A snowflake is either a single ice crystal or an aggregation of ice crystals which falls through the Earth's atmosphere. They begin as snow crystals which develop when microscopic supercooled cloud droplets freeze. Snowflakes come in a variety of sizes and shapes. Complex shapes emerge as the flake moves through differing temperature and humidity regimes, such that individual snowflakes are nearly unique in structure. Snowflakes encapsulated in rime form balls known as graupel. Snowflakes appear white in color despite being made of clear ice. This is due to diffuse reflection of the whole spectrum of light by the small crystal facets.
Patterns in nature are visible regularities of form found in the natural world. These patterns recur in different contexts and can sometimes be modelled mathematically. Natural patterns include symmetries, trees, spirals, meanders, waves, foams, arrays, cracks and stripes. Early Greek philosophers studied pattern, with Plato, Pythagoras and Empedocles attempting to explain order in nature. The modern understanding of visible patterns developed gradually over time.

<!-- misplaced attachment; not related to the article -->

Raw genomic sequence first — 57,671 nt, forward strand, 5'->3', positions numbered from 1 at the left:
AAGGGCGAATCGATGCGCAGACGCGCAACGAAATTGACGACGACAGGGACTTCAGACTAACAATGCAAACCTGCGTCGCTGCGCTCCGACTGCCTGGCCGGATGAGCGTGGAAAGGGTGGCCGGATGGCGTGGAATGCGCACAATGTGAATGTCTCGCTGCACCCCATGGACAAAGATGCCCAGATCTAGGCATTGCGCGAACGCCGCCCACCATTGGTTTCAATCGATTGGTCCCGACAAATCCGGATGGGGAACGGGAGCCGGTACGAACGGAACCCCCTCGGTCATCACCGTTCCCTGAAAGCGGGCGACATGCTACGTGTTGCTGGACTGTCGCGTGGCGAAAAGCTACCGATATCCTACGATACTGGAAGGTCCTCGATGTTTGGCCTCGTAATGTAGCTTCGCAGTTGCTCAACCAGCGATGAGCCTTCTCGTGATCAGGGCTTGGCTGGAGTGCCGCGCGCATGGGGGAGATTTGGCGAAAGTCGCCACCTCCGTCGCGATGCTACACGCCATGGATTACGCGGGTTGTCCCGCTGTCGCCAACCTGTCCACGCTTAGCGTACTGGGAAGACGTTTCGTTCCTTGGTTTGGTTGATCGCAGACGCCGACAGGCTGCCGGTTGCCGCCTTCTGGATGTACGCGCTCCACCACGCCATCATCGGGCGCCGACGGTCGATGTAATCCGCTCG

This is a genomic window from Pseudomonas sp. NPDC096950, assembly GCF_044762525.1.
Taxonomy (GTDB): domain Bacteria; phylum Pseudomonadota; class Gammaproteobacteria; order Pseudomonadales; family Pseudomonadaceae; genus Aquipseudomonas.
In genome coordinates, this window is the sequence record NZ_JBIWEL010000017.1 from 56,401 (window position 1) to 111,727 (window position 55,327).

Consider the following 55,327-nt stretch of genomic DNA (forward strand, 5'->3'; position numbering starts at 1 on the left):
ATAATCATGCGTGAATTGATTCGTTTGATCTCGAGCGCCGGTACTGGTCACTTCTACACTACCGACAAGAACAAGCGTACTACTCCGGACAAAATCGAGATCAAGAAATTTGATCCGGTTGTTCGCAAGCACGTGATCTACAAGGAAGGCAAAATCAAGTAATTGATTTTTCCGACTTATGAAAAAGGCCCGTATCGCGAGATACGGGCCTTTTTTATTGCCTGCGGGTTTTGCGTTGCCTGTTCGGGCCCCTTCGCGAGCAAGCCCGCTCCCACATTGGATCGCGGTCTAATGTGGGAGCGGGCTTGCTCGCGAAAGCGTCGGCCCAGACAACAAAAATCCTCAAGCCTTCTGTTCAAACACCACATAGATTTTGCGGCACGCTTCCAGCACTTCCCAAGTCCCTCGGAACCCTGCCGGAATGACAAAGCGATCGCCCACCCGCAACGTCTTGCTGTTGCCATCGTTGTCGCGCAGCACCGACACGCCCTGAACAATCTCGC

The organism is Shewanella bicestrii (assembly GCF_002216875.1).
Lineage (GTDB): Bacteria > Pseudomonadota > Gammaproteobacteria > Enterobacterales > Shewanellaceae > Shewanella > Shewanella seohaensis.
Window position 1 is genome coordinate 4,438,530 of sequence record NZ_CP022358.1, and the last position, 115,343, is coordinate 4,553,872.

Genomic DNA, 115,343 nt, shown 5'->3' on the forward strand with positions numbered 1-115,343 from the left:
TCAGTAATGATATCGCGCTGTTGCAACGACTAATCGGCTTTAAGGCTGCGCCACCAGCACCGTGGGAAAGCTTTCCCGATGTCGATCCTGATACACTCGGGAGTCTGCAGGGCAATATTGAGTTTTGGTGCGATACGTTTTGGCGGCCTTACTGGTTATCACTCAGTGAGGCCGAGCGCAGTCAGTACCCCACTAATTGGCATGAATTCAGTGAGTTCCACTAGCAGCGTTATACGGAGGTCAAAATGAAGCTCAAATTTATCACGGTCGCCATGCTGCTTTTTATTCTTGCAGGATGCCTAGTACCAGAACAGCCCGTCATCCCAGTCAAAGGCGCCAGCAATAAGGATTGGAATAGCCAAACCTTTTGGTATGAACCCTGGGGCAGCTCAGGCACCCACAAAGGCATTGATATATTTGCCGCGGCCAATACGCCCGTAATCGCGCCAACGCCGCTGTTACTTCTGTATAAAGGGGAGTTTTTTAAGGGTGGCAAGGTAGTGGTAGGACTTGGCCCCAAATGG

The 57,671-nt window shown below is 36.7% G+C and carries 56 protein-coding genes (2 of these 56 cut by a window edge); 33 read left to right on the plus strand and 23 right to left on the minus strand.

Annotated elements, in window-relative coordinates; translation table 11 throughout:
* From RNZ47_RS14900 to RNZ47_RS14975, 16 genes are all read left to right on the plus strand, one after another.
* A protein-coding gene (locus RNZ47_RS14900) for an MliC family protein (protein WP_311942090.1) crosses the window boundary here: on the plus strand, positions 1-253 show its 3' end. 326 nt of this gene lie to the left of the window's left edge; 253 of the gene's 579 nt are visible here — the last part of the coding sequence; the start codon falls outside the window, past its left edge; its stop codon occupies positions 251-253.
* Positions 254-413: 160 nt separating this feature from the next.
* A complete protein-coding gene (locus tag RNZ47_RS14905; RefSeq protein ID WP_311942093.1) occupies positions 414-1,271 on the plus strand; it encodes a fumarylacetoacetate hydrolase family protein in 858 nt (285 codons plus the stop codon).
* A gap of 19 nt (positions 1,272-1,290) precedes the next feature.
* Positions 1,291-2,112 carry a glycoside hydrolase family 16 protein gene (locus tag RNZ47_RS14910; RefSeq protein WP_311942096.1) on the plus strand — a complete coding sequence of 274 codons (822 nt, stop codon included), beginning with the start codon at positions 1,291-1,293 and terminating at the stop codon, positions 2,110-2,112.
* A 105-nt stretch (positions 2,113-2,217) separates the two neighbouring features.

In the 19th century, Belgian physicist Joseph Plateau examined soap films, leading him to formulate the concept of a minimal surface. German biologist and artist Ernst Haeckel painted hundreds of marine organisms to emphasise their symmetry. Scottish biologist D'Arcy Thompson pioneered the study of growth patterns in both plants and animals, showing that simple equations could explain spiral growth. In the 20th century, British mathematician Alan Turing predicted mechanisms of morphogenesis which give rise to patterns of spots and stripes. Hungarian biologist Aristid Lindenmayer and French American mathematician Benoît Mandelbrot showed how the mathematics of fractals could create plant growth patterns.